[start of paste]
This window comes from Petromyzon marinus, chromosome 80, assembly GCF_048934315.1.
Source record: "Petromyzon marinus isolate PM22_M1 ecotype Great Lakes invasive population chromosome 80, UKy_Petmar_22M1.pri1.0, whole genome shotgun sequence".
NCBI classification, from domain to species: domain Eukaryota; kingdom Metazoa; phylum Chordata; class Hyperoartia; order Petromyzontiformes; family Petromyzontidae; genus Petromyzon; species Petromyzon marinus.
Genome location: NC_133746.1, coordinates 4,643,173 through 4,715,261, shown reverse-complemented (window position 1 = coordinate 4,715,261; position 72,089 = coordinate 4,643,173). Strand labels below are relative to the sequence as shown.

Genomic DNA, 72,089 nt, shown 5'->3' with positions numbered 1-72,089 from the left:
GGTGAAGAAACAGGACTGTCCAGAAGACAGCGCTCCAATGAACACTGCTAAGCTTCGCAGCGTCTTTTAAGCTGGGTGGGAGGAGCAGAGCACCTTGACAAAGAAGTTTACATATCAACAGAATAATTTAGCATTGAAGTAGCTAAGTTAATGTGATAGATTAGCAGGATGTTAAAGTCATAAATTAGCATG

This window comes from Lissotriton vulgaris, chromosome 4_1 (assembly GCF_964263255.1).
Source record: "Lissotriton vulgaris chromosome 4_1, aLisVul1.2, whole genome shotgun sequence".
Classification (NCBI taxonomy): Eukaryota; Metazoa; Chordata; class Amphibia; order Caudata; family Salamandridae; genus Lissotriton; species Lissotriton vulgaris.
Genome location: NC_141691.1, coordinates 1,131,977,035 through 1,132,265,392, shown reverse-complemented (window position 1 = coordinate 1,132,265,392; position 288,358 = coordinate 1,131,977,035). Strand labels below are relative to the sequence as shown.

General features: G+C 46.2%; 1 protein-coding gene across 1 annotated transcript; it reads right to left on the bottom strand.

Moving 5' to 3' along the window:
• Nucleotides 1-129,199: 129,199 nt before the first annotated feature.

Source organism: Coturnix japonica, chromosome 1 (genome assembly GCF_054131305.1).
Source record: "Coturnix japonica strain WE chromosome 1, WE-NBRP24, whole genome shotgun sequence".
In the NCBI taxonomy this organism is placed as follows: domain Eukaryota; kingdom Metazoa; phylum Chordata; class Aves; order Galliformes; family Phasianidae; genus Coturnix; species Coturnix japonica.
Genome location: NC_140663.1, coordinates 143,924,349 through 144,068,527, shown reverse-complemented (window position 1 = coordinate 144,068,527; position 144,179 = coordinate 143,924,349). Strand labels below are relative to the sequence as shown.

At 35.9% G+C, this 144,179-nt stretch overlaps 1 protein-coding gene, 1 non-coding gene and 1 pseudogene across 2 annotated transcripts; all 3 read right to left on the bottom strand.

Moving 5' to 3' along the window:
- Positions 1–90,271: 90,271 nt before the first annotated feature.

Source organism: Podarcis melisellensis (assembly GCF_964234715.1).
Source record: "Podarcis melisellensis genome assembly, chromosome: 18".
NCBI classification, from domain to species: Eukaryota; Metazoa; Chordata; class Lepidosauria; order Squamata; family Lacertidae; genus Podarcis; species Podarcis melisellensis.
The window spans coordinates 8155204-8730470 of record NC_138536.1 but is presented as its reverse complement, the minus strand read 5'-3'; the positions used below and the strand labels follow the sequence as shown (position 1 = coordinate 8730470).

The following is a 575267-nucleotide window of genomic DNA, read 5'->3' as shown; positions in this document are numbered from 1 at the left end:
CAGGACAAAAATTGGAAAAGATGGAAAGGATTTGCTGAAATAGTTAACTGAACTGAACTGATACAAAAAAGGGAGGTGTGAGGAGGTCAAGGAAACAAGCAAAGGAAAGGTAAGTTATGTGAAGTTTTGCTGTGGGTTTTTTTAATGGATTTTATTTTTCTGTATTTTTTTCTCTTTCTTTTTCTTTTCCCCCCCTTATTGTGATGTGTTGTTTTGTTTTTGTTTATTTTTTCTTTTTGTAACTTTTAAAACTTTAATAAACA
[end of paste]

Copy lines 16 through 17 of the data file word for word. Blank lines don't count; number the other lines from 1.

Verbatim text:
In the NCBI taxonomy this organism is placed as follows: domain Eukaryota; kingdom Metazoa; phylum Chordata; class Aves; order Galliformes; family Phasianidae; genus Coturnix; species Coturnix japonica.
Genome location: NC_140663.1, coordinates 143,924,349 through 144,068,527, shown reverse-complemented (window position 1 = coordinate 144,068,527; position 144,179 = coordinate 143,924,349). Strand labels below are relative to the sequence as shown.